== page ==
Study your flashcards anywhere!

Download the official Cram app for free >

  • Shuffle
    Toggle On
    Toggle Off
  • Alphabetize
    Toggle On
    Toggle Off
  • Front First
    Toggle On
    Toggle Off
  • Both Sides
    Toggle On
    Toggle Off
  • Read
    Toggle On
    Toggle Off
Reading...
Front

How to study your flashcards.

Right/Left arrow keys: Navigate between flashcards.right arrow keyleft arrow key

Up/Down arrow keys: Flip the card between the front and back.down keyup key

H key: Show hint (3rd side).h key

A key: Read text to speech.a key

image

Play button

image

Play button

image

Progress

1/22

Click to flip

22 Cards in this Set

  • Front
  • Back
due process clause
A clause found in both the Fifth and Fourteenth Amendments to the Constitution protecting citizens from arbitrary action by the national and state governments
equal protection clause
The constitutional requirement that a government not treat citizens unequally. The courts have interpreted the Fourteenth Amendment clause to bar discrimination against minorities and women
clear and probable danger test
A rule introduced by Chief Justice Fred Vinson for the courts to enlist in free expression cases. In each case, the courts must weigh the gravity of the evil and the likelihood it will occur against violating an individual’s free speech rights.
takings clause
The Fifth Amendment’s provision on property rights: “private property [shall not] be taken for public use, without just compensation.”
prior restraint
A government agency’s act to prohibit the publication of material or speech before the fact. The courts forbid this except under extraordinary conditions.
privileges and immunities clause
The clause in Section 1 of the Fourteenth Amendment ensuring that U.S. citizens from out of state have the same legal rights as local citizens in any state
penumbras
Judicially created rights based on various guarantees of the Bill of Rights. The right to privacy is not explicitly stated in the Constitution, but the Supreme Court has argued that this right is implicit in various clauses found throughout the Bill of Rights.
double jepardy
Being tried twice for the same crime--for which citizens are protected by the Fifth Amendment.
Miranda Rule
Requirement that police inform suspects that they have a right to remain silent and a right to have counsel while being interrogated. Failure to inform suspects of their rights will result in any confession being inadmissible against them at trial.
community standards rule
The Supreme Court’s ruling that a work is obscene if it is “utterly without redeeming social importance” and, to the average person, applying current social criteria, “the dominant theme of the material, taken as a whole, appeals to prurient interests.”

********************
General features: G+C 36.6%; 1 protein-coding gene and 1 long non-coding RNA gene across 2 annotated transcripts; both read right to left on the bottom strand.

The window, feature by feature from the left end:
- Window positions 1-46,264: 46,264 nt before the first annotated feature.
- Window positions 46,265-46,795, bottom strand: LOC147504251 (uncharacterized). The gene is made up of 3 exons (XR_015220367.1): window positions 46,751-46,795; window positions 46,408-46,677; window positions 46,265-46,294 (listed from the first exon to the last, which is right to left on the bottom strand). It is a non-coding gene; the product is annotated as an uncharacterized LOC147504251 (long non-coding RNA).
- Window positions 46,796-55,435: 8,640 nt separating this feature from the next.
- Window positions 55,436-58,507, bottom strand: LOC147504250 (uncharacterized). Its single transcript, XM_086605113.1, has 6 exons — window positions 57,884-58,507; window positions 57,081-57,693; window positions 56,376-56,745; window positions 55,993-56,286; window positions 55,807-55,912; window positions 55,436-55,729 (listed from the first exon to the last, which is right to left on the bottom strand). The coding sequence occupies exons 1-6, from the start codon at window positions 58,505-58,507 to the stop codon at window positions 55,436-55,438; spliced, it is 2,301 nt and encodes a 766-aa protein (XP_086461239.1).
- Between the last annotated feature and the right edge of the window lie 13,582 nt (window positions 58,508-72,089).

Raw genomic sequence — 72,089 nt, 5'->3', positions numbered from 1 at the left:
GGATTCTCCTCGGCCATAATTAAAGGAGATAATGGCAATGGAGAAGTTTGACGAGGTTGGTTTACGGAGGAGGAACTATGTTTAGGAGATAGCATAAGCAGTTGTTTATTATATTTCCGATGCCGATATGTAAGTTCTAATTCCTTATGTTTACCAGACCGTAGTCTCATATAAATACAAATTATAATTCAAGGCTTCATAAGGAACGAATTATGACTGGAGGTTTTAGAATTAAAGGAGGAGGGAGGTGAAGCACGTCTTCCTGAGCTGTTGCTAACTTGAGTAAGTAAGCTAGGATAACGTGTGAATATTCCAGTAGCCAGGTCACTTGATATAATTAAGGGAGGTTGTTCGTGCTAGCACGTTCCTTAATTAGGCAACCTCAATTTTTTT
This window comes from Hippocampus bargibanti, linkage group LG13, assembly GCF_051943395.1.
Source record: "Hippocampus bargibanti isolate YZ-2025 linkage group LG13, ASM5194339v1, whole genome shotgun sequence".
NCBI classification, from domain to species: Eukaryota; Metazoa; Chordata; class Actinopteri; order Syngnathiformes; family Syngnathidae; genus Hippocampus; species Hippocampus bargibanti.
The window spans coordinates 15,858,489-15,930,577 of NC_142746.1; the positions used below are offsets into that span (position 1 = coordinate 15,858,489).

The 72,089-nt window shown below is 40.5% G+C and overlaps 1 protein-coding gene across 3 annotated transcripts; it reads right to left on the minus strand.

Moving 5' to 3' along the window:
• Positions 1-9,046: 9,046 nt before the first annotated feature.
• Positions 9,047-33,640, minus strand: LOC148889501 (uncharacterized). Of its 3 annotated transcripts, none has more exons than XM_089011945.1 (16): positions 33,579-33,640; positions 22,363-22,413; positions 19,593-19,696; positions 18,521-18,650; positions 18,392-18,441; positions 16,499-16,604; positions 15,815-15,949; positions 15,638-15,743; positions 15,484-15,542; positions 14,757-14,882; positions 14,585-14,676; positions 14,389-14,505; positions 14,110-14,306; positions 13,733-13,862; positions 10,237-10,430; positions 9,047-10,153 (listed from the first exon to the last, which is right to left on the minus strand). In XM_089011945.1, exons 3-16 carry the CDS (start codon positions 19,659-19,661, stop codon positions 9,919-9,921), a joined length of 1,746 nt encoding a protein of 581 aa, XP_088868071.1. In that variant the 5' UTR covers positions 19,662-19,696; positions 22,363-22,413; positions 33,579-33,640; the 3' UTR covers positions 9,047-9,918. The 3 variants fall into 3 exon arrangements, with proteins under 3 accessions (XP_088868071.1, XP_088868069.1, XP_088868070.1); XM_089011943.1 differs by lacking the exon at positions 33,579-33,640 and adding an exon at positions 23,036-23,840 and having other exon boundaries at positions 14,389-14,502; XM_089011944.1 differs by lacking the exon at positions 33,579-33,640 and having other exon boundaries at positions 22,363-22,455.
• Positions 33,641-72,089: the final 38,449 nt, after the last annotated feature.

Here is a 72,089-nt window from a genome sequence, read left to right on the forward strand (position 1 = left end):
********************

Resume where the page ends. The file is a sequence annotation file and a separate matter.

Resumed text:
free exercise clause
The second clause of the First Amendment, which forbids the national government to interfere with the exercise of religion
obscenity
Defined as publicly offensive acts or language, usually of a sexual nature, with no redeeming social value. The Supreme Court has offered varying definitions in its rulings over the years.
establishment clause
The first clause of the First Amendment, which prohibits the national government from establishing a national religion
slander
Forms of false and malicious information that damage another person’s reputation.
clear and present danger test
A rule used by the Supreme Court to distinguish between speech protected and not protected by the First Amendment. Under this rule, the First Amendment does not protect speech aimed at inciting an illegal action.
cruel and unusal punishment
Criminal penalties not considered appropriate by a society, that involve torture, or that could result in death when the death penalty had not been ordered
lemon test
The most far-reaching of the controversial cases in which the Supreme Court specified three conditions every state law must satisfy to avoid running afoul of the establishment of religion prohibition: the statute in question “must have a secular legislative purpose,” such as remedial education; the statute’s “primary effect must be one that neither advances nor inhibits religion”; and the statute must not foster “an excessive government entanglement with religion.”
exclusionary rule
A judicial rule prohibiting the police from using at a trial evidence obtained through illegal search and seizure
selective incorporation
The Supreme Court’s gradual process of assuming guardianship of civil liberties by applying piecemeal the various provisions of the Bill of Rights to state laws and practices.
libel
A published falsehood or statement resulting in the defamation of someone’s character. The First Amendment does not protect these statements
incorporation
The Supreme Court’s extension of the guarantees of the Bill of Rights to state and local governments through its various interpretations of the Fourteenth Amendment.
neutrality test
Policy favored by justices in establishment decisions as justices increasingly relied on the test of a policy’s “impartiality.” They used this test not so much to prevent favoritism among religious groups as to root out policies that preferred religious groups generally over nonreligious groups engaged in a similar activity